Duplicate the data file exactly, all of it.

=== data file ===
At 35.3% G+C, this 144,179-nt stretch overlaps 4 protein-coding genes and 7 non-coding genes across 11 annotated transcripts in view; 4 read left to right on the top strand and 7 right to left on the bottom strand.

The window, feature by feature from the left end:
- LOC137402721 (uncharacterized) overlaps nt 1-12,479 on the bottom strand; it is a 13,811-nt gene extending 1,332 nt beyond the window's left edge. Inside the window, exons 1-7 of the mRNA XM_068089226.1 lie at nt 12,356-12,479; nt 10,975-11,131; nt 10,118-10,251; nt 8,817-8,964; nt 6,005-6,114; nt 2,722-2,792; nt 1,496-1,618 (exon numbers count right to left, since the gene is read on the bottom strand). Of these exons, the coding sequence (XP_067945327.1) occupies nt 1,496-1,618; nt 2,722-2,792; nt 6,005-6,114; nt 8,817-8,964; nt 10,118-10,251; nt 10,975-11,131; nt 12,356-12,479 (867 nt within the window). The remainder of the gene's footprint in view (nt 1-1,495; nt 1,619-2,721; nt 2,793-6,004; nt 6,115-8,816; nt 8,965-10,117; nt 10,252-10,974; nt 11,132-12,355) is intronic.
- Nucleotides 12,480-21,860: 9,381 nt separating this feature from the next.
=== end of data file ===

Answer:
At 35.3% G+C, this 144,179-nt stretch overlaps 4 protein-coding genes and 7 non-coding genes across 11 annotated transcripts in view; 4 read left to right on the top strand and 7 right to left on the bottom strand.

The window, feature by feature from the left end:
- LOC137402721 (uncharacterized) overlaps nt 1-12,479 on the bottom strand; it is a 13,811-nt gene extending 1,332 nt beyond the window's left edge. Inside the window, exons 1-7 of the mRNA XM_068089226.1 lie at nt 12,356-12,479; nt 10,975-11,131; nt 10,118-10,251; nt 8,817-8,964; nt 6,005-6,114; nt 2,722-2,792; nt 1,496-1,618 (exon numbers count right to left, since the gene is read on the bottom strand). Of these exons, the coding sequence (XP_067945327.1) occupies nt 1,496-1,618; nt 2,722-2,792; nt 6,005-6,114; nt 8,817-8,964; nt 10,118-10,251; nt 10,975-11,131; nt 12,356-12,479 (867 nt within the window). The remainder of the gene's footprint in view (nt 1-1,495; nt 1,619-2,721; nt 2,793-6,004; nt 6,115-8,816; nt 8,965-10,117; nt 10,252-10,974; nt 11,132-12,355) is intronic.
- Nucleotides 12,480-21,860: 9,381 nt separating this feature from the next.